Saturday, 12 March 2016

Asteroid 2007 DM41 passes the Earth.

Asteroid 2007 DM41 passed by the Earth at a distance of 12 400 000 km (32.3 times the average distance between the Earth and the Moon, or 8.29% of the average distance between the Earth and the Sun), slightly before 12.10 pm GMT on Tuesday 23 February 2016. There was no danger of the asteroid hitting us, though had it done so it would have presented a considerable threat.  2007 DM1 has an estimated equivalent diameter of 78-250 m (i.e. a spherical body with the same mass would be 78-250 m in diameter), and an object towards the upper end of this range would pass through the atmosphere and directly impact the ground with a force of about 600 megatons (about 35 000 times the explosive energy of the Hiroshima bomb), causing devastation over a wide area and creating a crater about 4 km across, and resulting in global climatic problems that could last for decades.
 
 The calculated orbit of  2007 DM1JPL Small Body Database.

2007 DM1 was discovered on 23 February 2007 by the University of Arizona's Catalina Sky Survey, which is located in the Catalina Mountains north of Tucson. The designation 2007 DM1 implies that it was the 38th asteroid (asteroid M1) discovered in the second half of February 2007 (period 2007 D).

2007 DM1 has a 469 day orbital period and an eccentric orbit tilted at an angle of 2.26° to the plane of the Solar System, which takes it from 0.56 AU from the Sun (i.e. 56% of the average distance at which the Earth orbits the Sun, and between the orbits of the planets Mercury and Venus) to 1.80 AU from the Sun (i.e. 180% of the average distance at which the Earth orbits the Sun, and considerably outside the orbit of the planet Mars). It is therefore classed as an Apollo Group Asteroid (an asteroid that is on average further from the Sun than the Earth, but which does get closer). This means that close encounters between the asteroid and Earth are extremely common, with the last having occurred in June 2012 this year and the next predicted in October 2017 . As an asteroid probably larger than 150 m in diameter that occasionally comes within 0.05 AU of the Earth, 2007 DM1 is also classified as a Potentially Hazardous Asteroid.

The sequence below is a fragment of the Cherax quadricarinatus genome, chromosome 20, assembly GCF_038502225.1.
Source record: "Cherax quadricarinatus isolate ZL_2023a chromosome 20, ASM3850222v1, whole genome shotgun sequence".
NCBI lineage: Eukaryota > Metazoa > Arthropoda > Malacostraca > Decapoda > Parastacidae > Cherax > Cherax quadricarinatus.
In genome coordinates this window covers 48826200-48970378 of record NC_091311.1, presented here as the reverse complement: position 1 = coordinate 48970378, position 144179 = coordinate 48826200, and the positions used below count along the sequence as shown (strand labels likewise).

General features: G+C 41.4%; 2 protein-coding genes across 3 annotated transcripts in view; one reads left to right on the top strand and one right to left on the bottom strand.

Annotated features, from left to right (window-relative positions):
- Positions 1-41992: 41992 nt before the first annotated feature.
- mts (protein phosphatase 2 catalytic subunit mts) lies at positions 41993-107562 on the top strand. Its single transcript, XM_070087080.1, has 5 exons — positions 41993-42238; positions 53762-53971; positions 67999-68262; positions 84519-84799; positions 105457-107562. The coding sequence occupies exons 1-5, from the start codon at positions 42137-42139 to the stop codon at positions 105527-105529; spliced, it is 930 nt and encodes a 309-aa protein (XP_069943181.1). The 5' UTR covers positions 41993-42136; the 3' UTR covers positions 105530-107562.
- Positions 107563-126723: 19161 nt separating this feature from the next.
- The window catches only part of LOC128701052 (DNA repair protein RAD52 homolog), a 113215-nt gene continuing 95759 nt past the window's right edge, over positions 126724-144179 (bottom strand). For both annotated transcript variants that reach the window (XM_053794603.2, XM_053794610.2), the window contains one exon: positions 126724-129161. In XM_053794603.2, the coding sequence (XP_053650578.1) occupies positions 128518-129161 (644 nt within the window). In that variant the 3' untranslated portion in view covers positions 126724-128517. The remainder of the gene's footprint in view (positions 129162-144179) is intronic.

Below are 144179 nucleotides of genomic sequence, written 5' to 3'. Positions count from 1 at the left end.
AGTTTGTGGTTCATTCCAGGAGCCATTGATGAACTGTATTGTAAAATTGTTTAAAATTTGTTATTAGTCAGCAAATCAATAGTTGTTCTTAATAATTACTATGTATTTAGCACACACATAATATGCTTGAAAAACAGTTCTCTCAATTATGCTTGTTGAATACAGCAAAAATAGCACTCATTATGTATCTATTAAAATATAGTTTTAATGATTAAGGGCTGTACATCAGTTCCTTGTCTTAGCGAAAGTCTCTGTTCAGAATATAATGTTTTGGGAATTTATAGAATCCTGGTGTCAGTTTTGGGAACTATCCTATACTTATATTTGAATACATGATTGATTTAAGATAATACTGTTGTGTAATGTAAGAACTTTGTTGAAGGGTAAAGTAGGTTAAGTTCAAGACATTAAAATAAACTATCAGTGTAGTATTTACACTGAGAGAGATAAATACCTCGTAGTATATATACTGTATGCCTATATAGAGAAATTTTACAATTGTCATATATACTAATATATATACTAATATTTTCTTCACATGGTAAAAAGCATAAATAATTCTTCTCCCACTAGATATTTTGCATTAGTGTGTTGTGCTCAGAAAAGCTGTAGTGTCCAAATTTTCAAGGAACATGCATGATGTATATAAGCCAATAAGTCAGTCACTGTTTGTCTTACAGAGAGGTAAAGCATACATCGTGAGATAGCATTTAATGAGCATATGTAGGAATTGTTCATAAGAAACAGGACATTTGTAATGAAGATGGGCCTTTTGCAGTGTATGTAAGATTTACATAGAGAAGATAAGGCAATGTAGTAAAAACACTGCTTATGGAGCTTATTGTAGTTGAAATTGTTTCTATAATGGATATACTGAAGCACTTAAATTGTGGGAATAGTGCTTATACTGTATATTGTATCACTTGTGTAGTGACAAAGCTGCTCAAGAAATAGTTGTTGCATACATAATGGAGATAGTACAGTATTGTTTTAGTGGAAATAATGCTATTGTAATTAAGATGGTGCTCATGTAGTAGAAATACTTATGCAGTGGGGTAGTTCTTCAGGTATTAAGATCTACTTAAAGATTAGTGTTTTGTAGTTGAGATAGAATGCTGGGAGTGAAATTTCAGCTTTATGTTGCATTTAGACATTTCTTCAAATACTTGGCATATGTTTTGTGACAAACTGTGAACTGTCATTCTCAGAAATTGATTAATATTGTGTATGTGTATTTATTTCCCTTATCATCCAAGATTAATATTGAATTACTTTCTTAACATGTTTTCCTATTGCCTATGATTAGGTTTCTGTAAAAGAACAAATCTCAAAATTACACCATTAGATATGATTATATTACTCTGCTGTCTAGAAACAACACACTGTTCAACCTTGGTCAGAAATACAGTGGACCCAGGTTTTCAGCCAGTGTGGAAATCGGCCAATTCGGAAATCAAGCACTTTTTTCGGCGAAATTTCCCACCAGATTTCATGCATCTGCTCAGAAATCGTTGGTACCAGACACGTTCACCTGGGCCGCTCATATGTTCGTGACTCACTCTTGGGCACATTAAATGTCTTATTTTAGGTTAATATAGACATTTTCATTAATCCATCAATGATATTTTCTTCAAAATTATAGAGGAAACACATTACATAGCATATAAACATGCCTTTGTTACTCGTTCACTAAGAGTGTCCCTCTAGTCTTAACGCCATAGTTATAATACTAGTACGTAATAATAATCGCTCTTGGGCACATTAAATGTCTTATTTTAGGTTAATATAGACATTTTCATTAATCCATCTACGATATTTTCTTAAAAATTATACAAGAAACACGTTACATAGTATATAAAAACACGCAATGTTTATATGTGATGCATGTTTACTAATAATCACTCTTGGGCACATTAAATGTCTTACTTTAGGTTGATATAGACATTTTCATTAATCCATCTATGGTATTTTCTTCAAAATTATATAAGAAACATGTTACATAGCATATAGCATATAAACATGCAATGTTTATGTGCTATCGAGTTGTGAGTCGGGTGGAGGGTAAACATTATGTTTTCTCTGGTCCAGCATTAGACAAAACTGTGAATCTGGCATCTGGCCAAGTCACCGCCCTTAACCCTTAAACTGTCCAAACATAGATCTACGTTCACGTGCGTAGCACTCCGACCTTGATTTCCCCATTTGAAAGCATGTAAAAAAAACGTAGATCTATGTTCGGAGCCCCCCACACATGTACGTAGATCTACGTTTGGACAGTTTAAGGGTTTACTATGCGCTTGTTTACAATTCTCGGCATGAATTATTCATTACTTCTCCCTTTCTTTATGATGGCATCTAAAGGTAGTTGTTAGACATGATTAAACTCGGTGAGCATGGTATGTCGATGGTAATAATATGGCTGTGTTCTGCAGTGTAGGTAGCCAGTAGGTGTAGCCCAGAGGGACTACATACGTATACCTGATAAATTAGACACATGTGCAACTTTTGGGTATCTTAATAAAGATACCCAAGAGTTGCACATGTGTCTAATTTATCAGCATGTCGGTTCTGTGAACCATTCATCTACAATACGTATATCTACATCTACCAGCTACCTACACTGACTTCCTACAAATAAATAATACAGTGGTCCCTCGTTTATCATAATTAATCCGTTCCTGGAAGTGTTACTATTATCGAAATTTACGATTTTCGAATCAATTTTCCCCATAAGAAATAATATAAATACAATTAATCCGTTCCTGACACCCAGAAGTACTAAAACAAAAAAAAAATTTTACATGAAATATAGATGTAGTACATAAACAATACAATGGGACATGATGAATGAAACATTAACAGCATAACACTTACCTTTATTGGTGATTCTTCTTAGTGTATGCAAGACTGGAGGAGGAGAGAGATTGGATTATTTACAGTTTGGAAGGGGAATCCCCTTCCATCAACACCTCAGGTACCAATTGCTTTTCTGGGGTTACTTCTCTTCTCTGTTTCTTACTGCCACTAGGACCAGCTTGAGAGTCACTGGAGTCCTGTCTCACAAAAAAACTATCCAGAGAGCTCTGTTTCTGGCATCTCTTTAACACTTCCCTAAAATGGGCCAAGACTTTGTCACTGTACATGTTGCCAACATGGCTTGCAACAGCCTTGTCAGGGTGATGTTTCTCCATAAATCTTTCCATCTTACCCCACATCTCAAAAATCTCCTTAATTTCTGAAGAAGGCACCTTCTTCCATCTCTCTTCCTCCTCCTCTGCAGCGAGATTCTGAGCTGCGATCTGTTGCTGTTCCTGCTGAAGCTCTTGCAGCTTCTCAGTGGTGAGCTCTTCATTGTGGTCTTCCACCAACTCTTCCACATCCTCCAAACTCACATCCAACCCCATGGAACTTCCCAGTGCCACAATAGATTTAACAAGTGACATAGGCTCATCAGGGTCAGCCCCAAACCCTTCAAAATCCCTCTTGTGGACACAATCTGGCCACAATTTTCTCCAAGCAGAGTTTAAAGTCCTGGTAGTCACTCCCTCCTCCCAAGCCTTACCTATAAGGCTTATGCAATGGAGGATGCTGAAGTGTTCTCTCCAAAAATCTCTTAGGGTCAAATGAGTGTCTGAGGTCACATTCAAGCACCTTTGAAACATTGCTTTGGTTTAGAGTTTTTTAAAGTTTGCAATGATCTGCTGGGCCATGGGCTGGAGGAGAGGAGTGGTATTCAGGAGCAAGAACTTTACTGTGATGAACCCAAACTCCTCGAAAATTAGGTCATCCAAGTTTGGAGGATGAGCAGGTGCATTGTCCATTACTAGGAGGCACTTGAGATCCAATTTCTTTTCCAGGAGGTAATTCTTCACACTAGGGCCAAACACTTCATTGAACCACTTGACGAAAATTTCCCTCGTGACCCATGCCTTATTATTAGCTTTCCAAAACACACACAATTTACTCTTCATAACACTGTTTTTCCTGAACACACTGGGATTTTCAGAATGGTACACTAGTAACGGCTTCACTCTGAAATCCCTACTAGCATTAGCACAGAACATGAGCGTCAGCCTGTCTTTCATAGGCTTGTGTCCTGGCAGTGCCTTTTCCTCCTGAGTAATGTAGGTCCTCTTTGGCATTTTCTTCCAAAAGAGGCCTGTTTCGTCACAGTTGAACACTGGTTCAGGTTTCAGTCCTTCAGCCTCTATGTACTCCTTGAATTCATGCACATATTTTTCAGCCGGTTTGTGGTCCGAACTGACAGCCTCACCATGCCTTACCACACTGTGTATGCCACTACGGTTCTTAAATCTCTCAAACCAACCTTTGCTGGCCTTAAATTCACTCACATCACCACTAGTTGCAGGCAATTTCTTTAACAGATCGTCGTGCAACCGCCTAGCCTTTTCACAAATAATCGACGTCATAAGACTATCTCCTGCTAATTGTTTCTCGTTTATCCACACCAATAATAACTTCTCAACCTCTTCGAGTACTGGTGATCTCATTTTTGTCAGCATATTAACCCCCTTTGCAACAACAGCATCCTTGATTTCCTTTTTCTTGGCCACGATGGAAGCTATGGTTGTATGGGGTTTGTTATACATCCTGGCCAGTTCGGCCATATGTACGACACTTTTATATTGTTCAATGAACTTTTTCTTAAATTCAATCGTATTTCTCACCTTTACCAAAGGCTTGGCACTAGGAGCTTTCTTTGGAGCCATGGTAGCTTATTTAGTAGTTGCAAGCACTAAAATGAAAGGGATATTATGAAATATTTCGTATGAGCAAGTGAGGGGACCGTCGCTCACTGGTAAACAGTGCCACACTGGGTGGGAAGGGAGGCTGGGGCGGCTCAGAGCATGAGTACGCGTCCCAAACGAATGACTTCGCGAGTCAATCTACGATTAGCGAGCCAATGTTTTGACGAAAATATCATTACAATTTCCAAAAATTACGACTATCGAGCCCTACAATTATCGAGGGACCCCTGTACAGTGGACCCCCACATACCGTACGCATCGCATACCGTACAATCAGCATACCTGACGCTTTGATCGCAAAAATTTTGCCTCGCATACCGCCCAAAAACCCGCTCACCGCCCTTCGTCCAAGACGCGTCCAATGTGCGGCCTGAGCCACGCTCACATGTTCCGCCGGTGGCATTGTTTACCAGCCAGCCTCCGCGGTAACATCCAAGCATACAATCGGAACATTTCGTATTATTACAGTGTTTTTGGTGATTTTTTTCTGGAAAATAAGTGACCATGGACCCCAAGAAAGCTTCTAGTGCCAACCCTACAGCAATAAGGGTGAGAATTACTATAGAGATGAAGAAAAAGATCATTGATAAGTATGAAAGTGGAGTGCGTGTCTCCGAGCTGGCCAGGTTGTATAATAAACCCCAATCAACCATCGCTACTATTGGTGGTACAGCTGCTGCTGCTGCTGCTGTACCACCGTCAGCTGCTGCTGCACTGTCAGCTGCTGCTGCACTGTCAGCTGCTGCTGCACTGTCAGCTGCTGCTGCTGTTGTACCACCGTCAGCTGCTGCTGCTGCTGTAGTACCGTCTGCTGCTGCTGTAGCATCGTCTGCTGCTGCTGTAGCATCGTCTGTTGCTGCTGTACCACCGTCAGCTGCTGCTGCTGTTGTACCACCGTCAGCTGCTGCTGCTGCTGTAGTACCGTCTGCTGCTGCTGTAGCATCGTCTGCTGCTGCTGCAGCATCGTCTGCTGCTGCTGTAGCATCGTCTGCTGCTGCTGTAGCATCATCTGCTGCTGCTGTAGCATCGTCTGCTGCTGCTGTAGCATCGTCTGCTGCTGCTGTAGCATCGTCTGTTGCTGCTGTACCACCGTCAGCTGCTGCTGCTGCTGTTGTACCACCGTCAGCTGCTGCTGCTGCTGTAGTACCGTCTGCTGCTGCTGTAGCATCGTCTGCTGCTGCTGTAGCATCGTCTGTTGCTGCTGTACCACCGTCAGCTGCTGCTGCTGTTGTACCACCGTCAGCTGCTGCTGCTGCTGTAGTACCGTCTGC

2007 DM1 also has frequent close encounters with the planets Mercury (which it last came close to in March 2002 and is predicted to pass again in June 2048), Venus (which it last came close to in February 2011 and is predicted to pass again in December 2027) and Mars (which it last came close to in March 1959 and is predicted to pass again in August 2032). Asteroids which make close passes to multiple planets are considered to be in unstable orbits, and are often eventually knocked out of these orbits by these encounters, either being knocked onto a new, more stable orbit, dropped into the Sun, knocked out of the Solar System or occasionally colliding with a planet.
 
 See also...
 
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